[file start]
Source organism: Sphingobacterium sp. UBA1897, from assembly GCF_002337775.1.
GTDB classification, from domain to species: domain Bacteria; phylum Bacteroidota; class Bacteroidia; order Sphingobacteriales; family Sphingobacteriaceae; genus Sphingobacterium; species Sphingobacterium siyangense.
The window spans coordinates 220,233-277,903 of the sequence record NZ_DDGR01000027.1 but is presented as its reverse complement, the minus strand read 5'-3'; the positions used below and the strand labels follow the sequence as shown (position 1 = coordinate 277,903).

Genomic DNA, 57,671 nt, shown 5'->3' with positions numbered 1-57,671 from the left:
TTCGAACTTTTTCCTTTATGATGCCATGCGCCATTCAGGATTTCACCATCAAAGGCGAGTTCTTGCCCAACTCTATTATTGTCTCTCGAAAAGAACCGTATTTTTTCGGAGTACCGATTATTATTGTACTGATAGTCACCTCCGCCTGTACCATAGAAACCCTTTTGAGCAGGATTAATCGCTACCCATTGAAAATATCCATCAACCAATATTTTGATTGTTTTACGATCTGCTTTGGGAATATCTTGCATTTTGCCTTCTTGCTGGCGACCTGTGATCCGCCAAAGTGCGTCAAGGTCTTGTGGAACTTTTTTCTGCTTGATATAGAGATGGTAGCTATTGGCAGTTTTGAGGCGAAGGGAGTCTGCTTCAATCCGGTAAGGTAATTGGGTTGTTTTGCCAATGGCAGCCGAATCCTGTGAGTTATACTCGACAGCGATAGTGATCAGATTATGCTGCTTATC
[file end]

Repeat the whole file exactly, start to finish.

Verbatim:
Source organism: Sphingobacterium sp. UBA1897, from assembly GCF_002337775.1.
GTDB classification, from domain to species: domain Bacteria; phylum Bacteroidota; class Bacteroidia; order Sphingobacteriales; family Sphingobacteriaceae; genus Sphingobacterium; species Sphingobacterium siyangense.
The window spans coordinates 220,233-277,903 of the sequence record NZ_DDGR01000027.1 but is presented as its reverse complement, the minus strand read 5'-3'; the positions used below and the strand labels follow the sequence as shown (position 1 = coordinate 277,903).

Genomic DNA, 57,671 nt, shown 5'->3' with positions numbered 1-57,671 from the left:
TTCGAACTTTTTCCTTTATGATGCCATGCGCCATTCAGGATTTCACCATCAAAGGCGAGTTCTTGCCCAACTCTATTATTGTCTCTCGAAAAGAACCGTATTTTTTCGGAGTACCGATTATTATTGTACTGATAGTCACCTCCGCCTGTACCATAGAAACCCTTTTGAGCAGGATTAATCGCTACCCATTGAAAATATCCATCAACCAATATTTTGATTGTTTTACGATCTGCTTTGGGAATATCTTGCATTTTGCCTTCTTGCTGGCGACCTGTGATCCGCCAAAGTGCGTCAAGGTCTTGTGGAACTTTTTTCTGCTTGATATAGAGATGGTAGCTATTGGCAGTTTTGAGGCGAAGGGAGTCTGCTTCAATCCGGTAAGGTAATTGGGTTGTTTTGCCAATGGCAGCCGAATCCTGTGAGTTATACTCGACAGCGATAGTGATCAGATTATGCTGCTTATC